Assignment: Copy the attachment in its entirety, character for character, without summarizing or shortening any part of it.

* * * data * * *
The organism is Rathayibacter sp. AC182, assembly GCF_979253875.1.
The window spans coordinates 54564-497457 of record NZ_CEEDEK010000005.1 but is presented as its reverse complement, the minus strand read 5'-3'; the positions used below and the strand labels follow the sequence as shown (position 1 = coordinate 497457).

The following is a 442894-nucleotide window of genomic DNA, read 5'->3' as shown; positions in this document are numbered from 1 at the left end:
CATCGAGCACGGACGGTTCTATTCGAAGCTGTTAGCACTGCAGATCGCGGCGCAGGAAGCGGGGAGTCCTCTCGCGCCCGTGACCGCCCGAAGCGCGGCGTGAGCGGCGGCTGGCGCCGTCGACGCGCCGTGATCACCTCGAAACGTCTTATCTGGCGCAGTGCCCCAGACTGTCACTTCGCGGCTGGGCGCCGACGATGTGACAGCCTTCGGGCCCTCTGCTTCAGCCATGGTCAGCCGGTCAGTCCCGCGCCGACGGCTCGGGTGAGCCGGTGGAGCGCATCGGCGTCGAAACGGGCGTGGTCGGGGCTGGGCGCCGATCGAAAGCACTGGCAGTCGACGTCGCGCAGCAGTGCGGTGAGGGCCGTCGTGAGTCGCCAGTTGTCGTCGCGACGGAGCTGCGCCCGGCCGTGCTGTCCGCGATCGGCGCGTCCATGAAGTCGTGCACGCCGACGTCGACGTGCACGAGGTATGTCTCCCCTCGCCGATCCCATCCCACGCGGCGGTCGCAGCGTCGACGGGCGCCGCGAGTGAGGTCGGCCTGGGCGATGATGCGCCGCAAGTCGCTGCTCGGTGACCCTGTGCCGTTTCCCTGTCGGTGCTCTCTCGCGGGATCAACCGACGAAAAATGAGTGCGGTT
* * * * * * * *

The organism is Rathayibacter sp. AC182, assembly GCF_979253875.1.
The window spans coordinates 54564-497457 of record NZ_CEEDEK010000005.1 but is presented as its reverse complement, the minus strand read 5'-3'; the positions used below and the strand labels follow the sequence as shown (position 1 = coordinate 497457).

The following is a 442894-nucleotide window of genomic DNA, read 5'->3' as shown; positions in this document are numbered from 1 at the left end:
CATCGAGCACGGACGGTTCTATTCGAAGCTGTTAGCACTGCAGATCGCGGCGCAGGAAGCGGGGAGTCCTCTCGCGCCCGTGACCGCCCGAAGCGCGGCGTGAGCGGCGGCTGGCGCCGTCGACGCGCCGTGATCACCTCGAAACGTCTTATCTGGCGCAGTGCCCCAGACTGTCACTTCGCGGCTGGGCGCCGACGATGTGACAGCCTTCGGGCCCTCTGCTTCAGCCATGGTCAGCCGGTCAGTCCCGCGCCGACGGCTCGGGTGAGCCGGTGGAGCGCATCGGCGTCGAAACGGGCGTGGTCGGGGCTGGGCGCCGATCGAAAGCACTGGCAGTCGACGTCGCGCAGCAGTGCGGTGAGGGCCGTCGTGAGTCGCCAGTTGTCGTCGCGACGGAGCTGCGCCCGGCCGTGCTGTCCGCGATCGGCGCGTCCATGAAGTCGTGCACGCCGACGTCGACGTGCACGAGGTATGTCTCCCCTCGCCGATCCCATCCCACGCGGCGGTCGCAGCGTCGACGGGCGCCGCGAGTGAGGTCGGCCTGGGCGATGATGCGCCGCAAGTCGCTGCTCGGTGACCCTGTGCCGTTTCCCTGTCGGTGCTCTCTCGCGGGATCAACCGACGAAAAATGAGTGCGGTT